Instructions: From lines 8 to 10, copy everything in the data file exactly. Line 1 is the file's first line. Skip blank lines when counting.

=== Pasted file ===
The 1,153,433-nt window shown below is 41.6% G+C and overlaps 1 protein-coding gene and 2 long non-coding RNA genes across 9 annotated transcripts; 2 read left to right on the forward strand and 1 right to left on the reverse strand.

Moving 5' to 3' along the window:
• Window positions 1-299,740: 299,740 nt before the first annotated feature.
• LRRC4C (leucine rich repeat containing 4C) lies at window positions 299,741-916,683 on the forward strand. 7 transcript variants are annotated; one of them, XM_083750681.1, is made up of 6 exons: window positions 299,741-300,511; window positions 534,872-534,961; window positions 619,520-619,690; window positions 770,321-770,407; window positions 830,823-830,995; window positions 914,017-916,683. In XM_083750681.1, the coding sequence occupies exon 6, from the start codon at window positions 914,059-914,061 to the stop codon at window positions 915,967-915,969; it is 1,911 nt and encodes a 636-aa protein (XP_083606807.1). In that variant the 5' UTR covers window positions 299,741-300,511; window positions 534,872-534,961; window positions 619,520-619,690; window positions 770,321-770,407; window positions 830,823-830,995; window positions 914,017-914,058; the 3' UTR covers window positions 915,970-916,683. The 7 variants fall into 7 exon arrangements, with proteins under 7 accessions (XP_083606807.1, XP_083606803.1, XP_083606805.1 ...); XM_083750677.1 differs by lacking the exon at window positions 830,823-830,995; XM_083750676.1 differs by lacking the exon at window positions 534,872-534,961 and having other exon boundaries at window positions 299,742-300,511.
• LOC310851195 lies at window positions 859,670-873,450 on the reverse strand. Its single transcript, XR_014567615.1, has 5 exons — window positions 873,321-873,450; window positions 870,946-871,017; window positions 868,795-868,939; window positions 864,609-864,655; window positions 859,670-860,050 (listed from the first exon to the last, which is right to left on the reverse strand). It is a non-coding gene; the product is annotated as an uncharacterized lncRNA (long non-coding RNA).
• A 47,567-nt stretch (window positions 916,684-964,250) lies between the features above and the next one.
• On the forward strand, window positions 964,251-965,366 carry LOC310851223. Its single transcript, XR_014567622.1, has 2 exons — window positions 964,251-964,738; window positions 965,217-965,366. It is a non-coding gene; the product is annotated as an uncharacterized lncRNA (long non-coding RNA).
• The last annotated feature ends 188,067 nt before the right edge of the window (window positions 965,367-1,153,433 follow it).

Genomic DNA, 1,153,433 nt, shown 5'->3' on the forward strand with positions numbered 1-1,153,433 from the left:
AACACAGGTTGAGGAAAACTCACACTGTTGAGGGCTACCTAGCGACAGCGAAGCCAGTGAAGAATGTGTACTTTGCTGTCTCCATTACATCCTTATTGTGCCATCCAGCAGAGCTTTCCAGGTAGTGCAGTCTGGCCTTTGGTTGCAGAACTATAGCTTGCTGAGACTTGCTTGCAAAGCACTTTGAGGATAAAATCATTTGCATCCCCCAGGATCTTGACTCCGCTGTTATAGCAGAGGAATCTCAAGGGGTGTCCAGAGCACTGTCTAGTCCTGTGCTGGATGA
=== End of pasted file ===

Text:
• The last annotated feature ends 188,067 nt before the right edge of the window (window positions 965,367-1,153,433 follow it).

Genomic DNA, 1,153,433 nt, shown 5'->3' on the forward strand with positions numbered 1-1,153,433 from the left:
AACACAGGTTGAGGAAAACTCACACTGTTGAGGGCTACCTAGCGACAGCGAAGCCAGTGAAGAATGTGTACTTTGCTGTCTCCATTACATCCTTATTGTGCCATCCAGCAGAGCTTTCCAGGTAGTGCAGTCTGGCCTTTGGTTGCAGAACTATAGCTTGCTGAGACTTGCTTGCAAAGCACTTTGAGGATAAAATCATTTGCATCCCCCAGGATCTTGACTCCGCTGTTATAGCAGAGGAATCTCAAGGGGTGTCCAGAGCACTGTCTAGTCCTGTGCTGGATGA